We walked into The Cannery Ballroom to find The Billy Goats' MC Iller dry humping a mic stand for an audience of 10, maybe 15, onlookers—hey, 8 o'clock at the Cannery is a tough spot, so you can't blame a guy for trying to keep himself entertained. The tracks from their newly minted album There's No U in Team sounded hella dope over the big sound system, and the handful of people there were obviously having a ball. Biscuits and Gravy were up next and dropped a heavy set of big-beat funk that has us convinced their drummer can destroy any other drummer in town.

We ducked out to 12th & Porter to catch an awesome solo set from B and G frontman Future, and by the time we got back to Cannery it was pretty evident that the free Citizen Cope show had siphoned off all of the douche-tards that would usually be all up on Lord T and Eloise like flies on shitty music.

Upstairs at Mercy Lounge, the indie-schmindy upbeat throwback-pop night was in full effect, and we were quite pleased that the crowd trickled in as consistently as it did. Though the lineups at this year's festival were more genre-specific, we were worried the all-town rocking would split the difference. The show itself? The night comes back in flashes.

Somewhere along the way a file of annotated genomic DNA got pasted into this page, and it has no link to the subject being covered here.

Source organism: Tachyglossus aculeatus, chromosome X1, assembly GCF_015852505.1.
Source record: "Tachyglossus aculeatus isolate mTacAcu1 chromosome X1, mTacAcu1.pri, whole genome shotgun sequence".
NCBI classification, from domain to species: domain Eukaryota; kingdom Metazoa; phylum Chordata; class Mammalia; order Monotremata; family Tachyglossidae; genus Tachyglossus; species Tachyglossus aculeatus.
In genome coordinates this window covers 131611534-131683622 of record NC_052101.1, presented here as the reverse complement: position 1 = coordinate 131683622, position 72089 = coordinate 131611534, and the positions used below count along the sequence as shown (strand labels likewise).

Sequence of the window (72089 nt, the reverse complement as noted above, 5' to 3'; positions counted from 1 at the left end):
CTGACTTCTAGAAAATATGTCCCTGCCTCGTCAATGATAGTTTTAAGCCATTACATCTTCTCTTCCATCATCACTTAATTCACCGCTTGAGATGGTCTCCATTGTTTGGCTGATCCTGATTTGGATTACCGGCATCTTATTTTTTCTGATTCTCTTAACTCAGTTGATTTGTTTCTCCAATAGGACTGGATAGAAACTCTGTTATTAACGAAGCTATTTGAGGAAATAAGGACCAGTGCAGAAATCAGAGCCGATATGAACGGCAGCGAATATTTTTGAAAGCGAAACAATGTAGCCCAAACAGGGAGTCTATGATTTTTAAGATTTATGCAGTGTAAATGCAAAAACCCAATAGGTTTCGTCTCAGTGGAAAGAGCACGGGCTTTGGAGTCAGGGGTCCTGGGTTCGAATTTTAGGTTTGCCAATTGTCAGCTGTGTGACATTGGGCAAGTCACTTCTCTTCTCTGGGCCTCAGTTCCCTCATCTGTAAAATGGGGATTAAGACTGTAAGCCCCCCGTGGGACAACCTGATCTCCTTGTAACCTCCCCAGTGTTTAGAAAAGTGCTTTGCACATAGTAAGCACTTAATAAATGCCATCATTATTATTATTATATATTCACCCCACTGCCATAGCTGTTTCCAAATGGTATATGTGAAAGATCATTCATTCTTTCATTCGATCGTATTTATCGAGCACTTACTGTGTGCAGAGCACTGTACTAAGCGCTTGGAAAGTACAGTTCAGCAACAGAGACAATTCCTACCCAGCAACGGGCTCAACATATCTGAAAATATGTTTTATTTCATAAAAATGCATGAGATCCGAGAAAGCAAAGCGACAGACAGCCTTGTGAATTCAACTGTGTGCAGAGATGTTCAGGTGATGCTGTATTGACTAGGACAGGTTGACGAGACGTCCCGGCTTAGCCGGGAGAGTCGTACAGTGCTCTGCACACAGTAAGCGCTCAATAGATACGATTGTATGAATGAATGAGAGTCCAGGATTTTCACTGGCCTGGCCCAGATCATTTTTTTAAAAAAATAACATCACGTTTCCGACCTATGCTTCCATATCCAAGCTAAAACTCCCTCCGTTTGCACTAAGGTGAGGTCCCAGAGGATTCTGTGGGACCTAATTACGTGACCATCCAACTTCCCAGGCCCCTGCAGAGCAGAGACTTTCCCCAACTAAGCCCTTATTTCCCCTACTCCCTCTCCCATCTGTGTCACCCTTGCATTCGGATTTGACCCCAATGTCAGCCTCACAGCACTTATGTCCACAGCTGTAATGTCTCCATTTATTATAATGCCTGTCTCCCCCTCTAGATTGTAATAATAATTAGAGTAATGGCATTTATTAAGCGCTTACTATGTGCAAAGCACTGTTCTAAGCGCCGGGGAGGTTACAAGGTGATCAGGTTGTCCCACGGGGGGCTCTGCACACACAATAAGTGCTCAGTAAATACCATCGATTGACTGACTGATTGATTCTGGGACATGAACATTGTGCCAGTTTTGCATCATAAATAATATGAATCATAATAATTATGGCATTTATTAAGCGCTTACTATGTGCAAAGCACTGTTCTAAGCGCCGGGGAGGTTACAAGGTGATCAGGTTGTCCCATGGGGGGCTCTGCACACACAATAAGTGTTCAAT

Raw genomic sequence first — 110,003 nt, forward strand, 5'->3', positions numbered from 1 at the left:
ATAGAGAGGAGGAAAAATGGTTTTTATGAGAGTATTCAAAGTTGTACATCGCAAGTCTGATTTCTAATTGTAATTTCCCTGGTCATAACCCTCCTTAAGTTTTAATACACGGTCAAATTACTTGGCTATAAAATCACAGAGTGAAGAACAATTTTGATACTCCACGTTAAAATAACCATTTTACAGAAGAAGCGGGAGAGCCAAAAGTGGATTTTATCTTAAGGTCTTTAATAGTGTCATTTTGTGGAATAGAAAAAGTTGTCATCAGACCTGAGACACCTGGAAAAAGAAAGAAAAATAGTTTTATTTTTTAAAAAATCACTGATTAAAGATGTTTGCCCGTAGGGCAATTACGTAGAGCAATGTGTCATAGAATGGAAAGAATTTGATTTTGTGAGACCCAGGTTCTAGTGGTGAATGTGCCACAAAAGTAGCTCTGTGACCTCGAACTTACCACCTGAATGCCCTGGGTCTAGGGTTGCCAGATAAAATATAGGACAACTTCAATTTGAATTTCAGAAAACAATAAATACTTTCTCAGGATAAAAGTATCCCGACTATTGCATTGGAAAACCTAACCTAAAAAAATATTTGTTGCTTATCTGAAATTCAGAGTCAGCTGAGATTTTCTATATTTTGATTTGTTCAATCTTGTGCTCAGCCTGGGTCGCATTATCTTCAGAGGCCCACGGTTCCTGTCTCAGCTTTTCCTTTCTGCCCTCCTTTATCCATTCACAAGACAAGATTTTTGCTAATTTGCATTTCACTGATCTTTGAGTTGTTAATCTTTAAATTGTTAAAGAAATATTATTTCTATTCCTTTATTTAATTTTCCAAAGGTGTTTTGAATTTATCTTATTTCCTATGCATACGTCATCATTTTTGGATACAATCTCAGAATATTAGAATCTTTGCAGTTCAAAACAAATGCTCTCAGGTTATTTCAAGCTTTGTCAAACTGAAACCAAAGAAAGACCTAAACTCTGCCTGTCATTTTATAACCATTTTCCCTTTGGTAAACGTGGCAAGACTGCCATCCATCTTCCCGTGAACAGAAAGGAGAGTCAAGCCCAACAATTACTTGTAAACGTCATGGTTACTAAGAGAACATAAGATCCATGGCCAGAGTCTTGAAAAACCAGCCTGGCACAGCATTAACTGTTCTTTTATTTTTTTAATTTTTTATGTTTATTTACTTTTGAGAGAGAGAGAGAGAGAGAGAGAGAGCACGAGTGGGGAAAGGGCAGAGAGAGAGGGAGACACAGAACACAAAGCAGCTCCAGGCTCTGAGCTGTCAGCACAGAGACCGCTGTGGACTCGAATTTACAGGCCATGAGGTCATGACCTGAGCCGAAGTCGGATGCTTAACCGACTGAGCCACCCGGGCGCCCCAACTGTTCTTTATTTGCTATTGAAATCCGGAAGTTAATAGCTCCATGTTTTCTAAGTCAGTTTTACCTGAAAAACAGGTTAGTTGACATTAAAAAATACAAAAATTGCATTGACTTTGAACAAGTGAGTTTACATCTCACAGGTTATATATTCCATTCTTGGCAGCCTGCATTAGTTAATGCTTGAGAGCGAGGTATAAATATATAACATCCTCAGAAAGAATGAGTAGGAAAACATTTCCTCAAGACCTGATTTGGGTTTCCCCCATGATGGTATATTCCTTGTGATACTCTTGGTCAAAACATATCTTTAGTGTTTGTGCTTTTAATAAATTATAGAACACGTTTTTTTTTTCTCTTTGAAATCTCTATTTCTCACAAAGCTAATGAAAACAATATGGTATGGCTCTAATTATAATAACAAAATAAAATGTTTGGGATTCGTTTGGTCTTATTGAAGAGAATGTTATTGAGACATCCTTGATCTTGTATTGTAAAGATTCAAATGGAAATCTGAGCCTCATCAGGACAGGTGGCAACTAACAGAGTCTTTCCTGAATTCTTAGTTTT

We see a Mercy Lounge uneasily occupied by the early-night, still-sober crowd. We see Bad Cop play songs, but we do not remember them. We speak to King of Australia Dean Shortland, who was enthusiastic about Elle Macho. We see Tristen wearing a dress and recall singing along to "Matchstick Murder." We remember discussing with a friend that Jordan Caress was tearin' it up on bass. Did Eric Lehning mix his musical metaphors and wear Elton John sunglasses while singing into a Frank Sinatra microphone? No one will ever know. And oh, How I Became the Bomb: You always make us dance. Drunkenly dance away our Thursday malaise.

We kicked off Friday night with NBN's boldest experiment yet: The Honky Tonk Takeover. Four venues on Lower Broadway typically relegated strictly to acts of the country variety reluctantly opened their stages to some of Music City's finest rock 'n' roll bands. We started things off at Tootsie's Orchid Lounge. Downstairs, the place looked like any other night of the year: a house full of tourists, baby boomers and regulars enjoying a set of standards by the house bands. Upstairs, however, Black Diamond Heavies were rocking a fierce and filthy rumble they've described themselves as the "punk-ass blues."

There was a healthy turnout, not surprising since despite being a local act, a Nashville performance is rare for this duo. We caught a few minutes of The Clutters' roof-rattling garage flavor before heading across the street to Paradise Park to catch Dixie Whiskey and the Branded Sons. Dixie's outlaw swagger didn't seem too out of place in the kitschy club. Regular patrons seemed to nod along with ease as the small flock of friends and family the band brought out shouted, heckled and cheered, and offered Branded Sons' countrified rock 'n' roll the same courtesy.